helping children with absent fathers

Q: My seven year old granddaughter has talked to her dad on the phone but has not seen him since she was born. She misses him, cries for him, and feels depressed because of not having him. It breaks my heart this guy will never come from out-of-state to see her -- he does not pay support and does not send gifts. I listen to her and try to encourage her but I don't really know how to handle this or what to suggest to my daughter as to how to handle this. 

A: Thanks for sending in this question.  There are so many parents with children in situations like this.  It is terribly upsetting to see your child suffering and know that you are powerless to effect a change in the circumstances.  

Fortunately, our kids know exactly how to release their feelings of disappointment, sadness, and grief about those upsetting circumstances in life that cannot be changed (and there are many such circumstances for children, even when they have full access to both parents.... grief and disappointments can happen regarding teachers, friends, sports, health, and all kinds of things).  They cry, rage, vent, and tantrum, sometimes directly about the disappointing issue, and sometimes about small, unrelated issues like the shirt they wanted to wear being in the dirty laundry basket, or their painting/drawing  not looking the way they wanted it to, or their ponytail being too high.

You are doing such a good and helpful thing by listening to your granddaughter while she cries for him.  This is exactly what she needs.  In fact, strange as it may seem, children actually need to be listened to even more than they need circumstances to be changed.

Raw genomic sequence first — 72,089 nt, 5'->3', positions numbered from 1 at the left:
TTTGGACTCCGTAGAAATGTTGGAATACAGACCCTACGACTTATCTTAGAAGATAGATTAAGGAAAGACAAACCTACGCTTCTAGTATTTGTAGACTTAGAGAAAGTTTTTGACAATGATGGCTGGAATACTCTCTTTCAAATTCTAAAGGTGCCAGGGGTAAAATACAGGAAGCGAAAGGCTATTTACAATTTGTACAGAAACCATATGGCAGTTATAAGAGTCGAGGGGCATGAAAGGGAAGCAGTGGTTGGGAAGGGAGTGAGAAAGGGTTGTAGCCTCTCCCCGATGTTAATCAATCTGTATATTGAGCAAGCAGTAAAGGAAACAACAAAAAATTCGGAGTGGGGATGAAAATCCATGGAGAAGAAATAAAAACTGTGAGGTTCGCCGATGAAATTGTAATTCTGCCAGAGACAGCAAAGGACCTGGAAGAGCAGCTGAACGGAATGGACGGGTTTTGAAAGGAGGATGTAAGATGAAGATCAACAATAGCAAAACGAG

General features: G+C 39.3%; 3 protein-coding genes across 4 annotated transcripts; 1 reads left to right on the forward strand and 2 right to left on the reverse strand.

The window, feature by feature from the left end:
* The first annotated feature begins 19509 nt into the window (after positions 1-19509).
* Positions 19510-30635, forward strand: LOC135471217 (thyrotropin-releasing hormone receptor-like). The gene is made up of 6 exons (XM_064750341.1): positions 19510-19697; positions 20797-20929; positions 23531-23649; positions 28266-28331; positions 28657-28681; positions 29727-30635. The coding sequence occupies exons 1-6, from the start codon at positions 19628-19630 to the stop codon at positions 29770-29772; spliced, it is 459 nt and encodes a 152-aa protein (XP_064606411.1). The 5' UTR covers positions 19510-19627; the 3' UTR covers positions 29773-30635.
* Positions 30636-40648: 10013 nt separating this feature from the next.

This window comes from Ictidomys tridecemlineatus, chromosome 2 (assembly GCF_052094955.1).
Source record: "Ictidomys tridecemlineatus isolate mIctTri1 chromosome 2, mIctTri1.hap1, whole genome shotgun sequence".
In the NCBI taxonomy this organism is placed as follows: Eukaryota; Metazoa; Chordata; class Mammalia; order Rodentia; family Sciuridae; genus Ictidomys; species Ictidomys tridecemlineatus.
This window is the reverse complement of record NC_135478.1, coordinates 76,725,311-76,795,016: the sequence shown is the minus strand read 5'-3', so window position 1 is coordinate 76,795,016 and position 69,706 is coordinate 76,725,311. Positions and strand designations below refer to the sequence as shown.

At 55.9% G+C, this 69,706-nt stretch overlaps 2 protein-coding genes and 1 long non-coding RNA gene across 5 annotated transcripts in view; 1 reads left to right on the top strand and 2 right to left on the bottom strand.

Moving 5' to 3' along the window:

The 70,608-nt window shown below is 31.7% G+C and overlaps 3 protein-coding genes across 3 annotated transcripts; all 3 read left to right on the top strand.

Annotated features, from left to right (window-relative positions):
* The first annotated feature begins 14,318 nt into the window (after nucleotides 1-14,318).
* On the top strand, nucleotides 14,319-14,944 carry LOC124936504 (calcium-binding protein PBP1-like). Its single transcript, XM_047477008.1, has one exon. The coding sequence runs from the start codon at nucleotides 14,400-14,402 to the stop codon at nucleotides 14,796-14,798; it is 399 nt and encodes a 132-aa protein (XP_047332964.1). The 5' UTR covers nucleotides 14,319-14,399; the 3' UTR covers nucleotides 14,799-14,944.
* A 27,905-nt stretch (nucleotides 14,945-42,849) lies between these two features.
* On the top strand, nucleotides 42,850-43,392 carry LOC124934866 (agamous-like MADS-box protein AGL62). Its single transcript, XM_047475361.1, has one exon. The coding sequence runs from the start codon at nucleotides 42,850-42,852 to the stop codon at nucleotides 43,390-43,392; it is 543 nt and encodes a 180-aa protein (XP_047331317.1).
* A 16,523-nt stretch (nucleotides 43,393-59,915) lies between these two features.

So when she misses him, open your heart, give her your loving attention, and just listen.  It's okay that she is crying.  It's wonderful that she is crying.  You don't need to distract her or convince her that it's okay or to look on the bright side.  Just be with her, offering warm attention, until the tears finish.  They will come to an end on their own.  She'll sniffle, look around, and ask for a snack or a book or a walk or something else that might seem random to you, but she's just telling you that she's done for now and ready to move on.  Just go with it.  

In order to be there for her in this way, you'll need a safe place to release all of your own feelings about her situation.  It's totally normal for you to feel angry with her father.  It's normal for us to have a vision for the life we hope our children and grandchildren, and to feel strong disappointment when it doesn't turn out that way.  

Her situation could even trigger up any dormant feelings of abandonment left over from your own childhood.  So undoubtedly there will be some emotions you'll want to release with the help of another adult who can just listen to you vent without getting alarmed or trying to fix anything.  Being able to express all this with an adult will help you be more present with your granddaughter when she's sad and emotional.

She may have many crying sessions like this, and that's okay, too.  Your response will always be the same - attentive listening, physical comfort but no attempt to talk her out or through it.  When you are present for her in this way, you strengthen your connection with her, and you also set an example by which she can measure future relationships.  It's a very powerful gift.

If you resonate with this approach, you might like to visit www.handinhandparenting.org and check out their free articles. 

good luck, and please keep us posted if you'd like.  



For more information about Karen's parenting consultations, click here or visit www.karenalonge.com

No comments: